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Bo Bichette, SS, Lakewood HS
The son of former Major Leaguer Dante Bichette and younger brother of Yankees first-round selection Dante Bichette Jr., Bo has an athletic frame and a muscular lower half. While physically fit now, he can still add muscle to his upper half. He also features 70 raw power, among the best in the draft, and can take a ball out of any ballpark. He hits from an open stance with his hands above his head and a bat wiggle, but he also tends to get antsy at the plate as he was awaiting the pitch. He has a significant hitch as he loads his hands deep behind his backside. This, coupled with a high leg kick, will cause timing issues in the future as he faces more advanced secondary offerings and better velocity. While he has plus bat speed to help make up for some mistakes, it’s tough to see him getting to anything higher than a 40 hit tool without some major adjustments.

Defensively, Bichette has above-average hands and can unleash some 60 throws from across the diamond when needed. While he has been playing shortstop, he should move over to 3B as a professional. His lack of side-to-side range, plus added weight as he fills out his frame won’t allow him to remain at the position. Bichette is an average runner at present and will only slow down as he matures and gets older. Nonetheless, he should still profile as an above-average defender at third due to his plus arm and soft hands. While there are certainly questions about his hit utility and defensive home, this is still one of the premium bats of this class.

Cole Ragans, LHP, North Florida Christian High School
Ragans showed plenty of promise and the stuff to vouch for his reputation as one of the top southpaws in the upcoming draft. The Florida State commit has a tall, lean, projectable frame, a slightly up-tempo delivery that shows little effort in its actions, and pairs it with a slightly long but deep arm action that shows above-average arm speed. Ragans employs an over the top slot that he generates from a lot of spine tilt, which could hamper his body down the road unless he adds the necessary strength.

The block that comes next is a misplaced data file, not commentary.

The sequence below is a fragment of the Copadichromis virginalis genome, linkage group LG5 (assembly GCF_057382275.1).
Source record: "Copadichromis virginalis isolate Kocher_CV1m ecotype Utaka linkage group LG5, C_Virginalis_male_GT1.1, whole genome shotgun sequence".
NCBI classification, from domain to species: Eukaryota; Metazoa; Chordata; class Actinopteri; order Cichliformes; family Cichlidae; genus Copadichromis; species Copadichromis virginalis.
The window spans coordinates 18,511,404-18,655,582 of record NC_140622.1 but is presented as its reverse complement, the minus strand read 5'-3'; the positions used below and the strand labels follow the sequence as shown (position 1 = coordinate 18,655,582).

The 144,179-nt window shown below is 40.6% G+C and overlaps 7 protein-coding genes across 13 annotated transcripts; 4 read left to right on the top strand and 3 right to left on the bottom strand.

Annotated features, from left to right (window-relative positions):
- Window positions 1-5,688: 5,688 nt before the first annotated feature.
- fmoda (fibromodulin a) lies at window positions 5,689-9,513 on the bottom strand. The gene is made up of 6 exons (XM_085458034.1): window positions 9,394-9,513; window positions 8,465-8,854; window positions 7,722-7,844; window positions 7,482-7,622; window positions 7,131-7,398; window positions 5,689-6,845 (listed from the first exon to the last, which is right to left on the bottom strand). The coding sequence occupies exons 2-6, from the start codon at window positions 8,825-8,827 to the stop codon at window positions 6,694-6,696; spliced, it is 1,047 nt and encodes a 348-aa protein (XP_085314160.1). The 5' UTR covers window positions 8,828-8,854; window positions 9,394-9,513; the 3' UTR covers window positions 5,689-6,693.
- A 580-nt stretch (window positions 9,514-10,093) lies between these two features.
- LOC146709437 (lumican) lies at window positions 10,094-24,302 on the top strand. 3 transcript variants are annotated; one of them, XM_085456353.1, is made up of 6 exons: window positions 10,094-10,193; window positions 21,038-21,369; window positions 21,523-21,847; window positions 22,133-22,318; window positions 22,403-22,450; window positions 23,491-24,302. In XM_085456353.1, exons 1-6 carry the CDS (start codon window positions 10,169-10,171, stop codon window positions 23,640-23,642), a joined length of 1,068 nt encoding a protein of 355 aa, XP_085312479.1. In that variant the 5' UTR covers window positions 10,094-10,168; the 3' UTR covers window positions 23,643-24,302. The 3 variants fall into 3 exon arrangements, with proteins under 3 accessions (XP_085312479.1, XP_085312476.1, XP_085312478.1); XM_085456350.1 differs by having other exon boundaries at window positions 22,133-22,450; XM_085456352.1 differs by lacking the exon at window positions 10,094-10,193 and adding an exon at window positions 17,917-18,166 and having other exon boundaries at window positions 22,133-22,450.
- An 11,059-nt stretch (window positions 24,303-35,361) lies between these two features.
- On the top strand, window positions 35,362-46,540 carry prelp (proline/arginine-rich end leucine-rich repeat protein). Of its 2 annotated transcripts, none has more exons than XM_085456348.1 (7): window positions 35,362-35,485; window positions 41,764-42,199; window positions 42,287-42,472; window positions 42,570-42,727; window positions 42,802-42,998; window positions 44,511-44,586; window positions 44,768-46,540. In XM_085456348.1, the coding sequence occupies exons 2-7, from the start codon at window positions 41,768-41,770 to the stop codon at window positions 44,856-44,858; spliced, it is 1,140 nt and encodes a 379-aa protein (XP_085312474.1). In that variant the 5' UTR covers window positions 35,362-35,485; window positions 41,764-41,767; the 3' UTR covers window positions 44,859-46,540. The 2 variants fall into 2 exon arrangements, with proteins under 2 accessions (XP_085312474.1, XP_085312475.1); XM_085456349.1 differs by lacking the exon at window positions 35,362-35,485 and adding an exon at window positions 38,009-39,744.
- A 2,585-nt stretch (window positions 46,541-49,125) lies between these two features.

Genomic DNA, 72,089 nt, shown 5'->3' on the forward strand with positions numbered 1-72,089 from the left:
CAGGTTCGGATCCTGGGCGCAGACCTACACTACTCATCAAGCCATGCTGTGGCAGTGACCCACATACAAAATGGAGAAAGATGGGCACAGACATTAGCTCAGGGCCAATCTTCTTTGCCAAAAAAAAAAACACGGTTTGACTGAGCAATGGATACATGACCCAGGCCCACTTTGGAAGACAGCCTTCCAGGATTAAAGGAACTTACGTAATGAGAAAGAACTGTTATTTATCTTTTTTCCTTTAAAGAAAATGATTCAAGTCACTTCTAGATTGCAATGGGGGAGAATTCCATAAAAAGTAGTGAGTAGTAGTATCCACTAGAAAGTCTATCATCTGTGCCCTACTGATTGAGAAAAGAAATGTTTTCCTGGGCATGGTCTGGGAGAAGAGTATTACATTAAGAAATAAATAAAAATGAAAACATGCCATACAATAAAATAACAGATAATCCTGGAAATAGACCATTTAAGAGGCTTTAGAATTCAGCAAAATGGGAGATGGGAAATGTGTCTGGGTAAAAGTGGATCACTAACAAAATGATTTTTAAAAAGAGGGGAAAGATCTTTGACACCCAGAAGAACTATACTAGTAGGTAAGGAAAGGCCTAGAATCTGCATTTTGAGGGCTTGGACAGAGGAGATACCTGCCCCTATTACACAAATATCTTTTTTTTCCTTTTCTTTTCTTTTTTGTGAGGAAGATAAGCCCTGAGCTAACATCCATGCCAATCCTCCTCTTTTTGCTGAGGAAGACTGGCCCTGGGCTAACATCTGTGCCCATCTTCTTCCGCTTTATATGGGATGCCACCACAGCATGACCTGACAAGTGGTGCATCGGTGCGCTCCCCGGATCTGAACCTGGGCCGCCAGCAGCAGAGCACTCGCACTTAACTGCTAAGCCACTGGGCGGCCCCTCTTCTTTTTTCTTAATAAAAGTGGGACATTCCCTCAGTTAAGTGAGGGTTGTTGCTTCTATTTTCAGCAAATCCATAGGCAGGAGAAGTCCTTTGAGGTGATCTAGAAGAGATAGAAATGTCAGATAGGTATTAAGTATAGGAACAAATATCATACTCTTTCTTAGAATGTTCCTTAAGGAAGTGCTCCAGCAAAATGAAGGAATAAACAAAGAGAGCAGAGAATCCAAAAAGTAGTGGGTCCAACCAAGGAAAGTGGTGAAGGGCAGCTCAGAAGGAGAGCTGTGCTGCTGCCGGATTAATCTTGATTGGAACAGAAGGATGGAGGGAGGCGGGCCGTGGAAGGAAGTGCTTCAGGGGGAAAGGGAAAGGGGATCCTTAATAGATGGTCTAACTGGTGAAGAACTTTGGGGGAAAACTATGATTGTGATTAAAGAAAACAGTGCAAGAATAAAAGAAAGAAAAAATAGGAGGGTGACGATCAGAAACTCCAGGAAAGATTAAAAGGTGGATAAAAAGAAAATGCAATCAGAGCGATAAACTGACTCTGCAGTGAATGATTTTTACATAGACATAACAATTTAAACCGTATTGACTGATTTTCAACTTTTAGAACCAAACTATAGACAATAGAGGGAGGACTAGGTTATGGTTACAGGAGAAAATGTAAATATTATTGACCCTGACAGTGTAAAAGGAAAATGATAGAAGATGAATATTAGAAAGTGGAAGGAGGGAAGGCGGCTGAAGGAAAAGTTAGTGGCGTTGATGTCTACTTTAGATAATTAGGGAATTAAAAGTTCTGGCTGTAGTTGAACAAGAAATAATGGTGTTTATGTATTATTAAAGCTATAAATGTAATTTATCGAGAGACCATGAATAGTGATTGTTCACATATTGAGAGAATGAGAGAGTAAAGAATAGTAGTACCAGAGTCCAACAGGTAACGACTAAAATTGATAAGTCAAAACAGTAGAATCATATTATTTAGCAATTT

In this outing his fastball sat 90-92, touched 93 and he held his delivery from the windup as the game went on. One possible concern is that he was 88-89 mph, as he pitched from the stretch, using a slide step and sacrificing control for quickness. The pitch still had impressive life and was able to locate on both sides of the plate. His curveball was 74-78 and featured 1/7 shape, and while it wasn’t the tightest pitch, the best ones had above-average depth and good action. As expected with most high school kids, his change is a distant third pitch but he already shows some feel for the offering at79-81, and had good arm speed on it. While I am worried about how much he will develop given his high arm slot, spine tilt, and present lean body, he could hear his name as early as the back half of day one.

Todd Peterson, RHP, Lake Mary High School
Peterson is one of the more intriguing prospects for this upcoming draft as he’s performed very well for Team USA, and has had a very accomplished prep career. A Louisiana State commit, Peterson features one of the best bodies and deliveries in the draft at 6-foot-5, 205 pounds. With a smooth, simple delivery and a clean arm action, he has loads of potential and the ceiling for Peterson can only grow. The downside of his easy delivery and arm action is that he lacks deception, and batters get a very early look at his fastball from his three-quarters slot. The fastball was 88-93, and lacks life. It was squared up often and he needs to look at adding more life on the fastball to get off of opponent’s barrels. His curveball sat 76-77 and was a 12/6 breaker. While some featured fair depth and action, it is not a power pitch and needs more consistent shape. His changeup is a distant third pitch which lacked arm-speed replication and movement at 76-77 mph. While it’s lagging at present, more repetitions should bring growth as he gains a feel for it and learns to generate a more consistent arm speed. He has a pro body, an easy delivery and a clean, smooth arm action, but the lack of deception and the present quality of his secondary offerings could mean he will be a better draft prospect in three seasons than right now.

Lake Bachar, RHP, Wisconsin-Whitewater
Originally brought to Whitewater as a K/P for the powerhouse football team, Bachar quickly found his way onto the baseball team. He has a physical frame and a body that looks like he belongs on a football field, as he is built somewhat blocky and has very little projection remaining. His delivery is smooth and up-tempo, and at maximum leg lift he tucks in his front shoulder which adds some deception, but also allows him to get extra shoulder/hip rotation.

Featuring quick arm speed and a three-quarters slot, his fastball was 90-92, touched 93, and featured some run. He also throws two distinct breaking balls, the first a slider at 82-84 T85, the pitch had late movement but was inconsistent in action, as he would get on the side of the pitch. The second, a curveball at 75-77 had good 11/5 shape and fair action, but like the slider was also inconsistent in this outing. I would chalk the inconsistency in this outing to early season struggles. His change is well behind the other two secondary offerings as the pitch lacked arm speed and was thrown softly at 77-78 mph. Bachar is an intriguing prospect, albeit one who might benefit from a move to the bullpen, enabling his stuff to play up.

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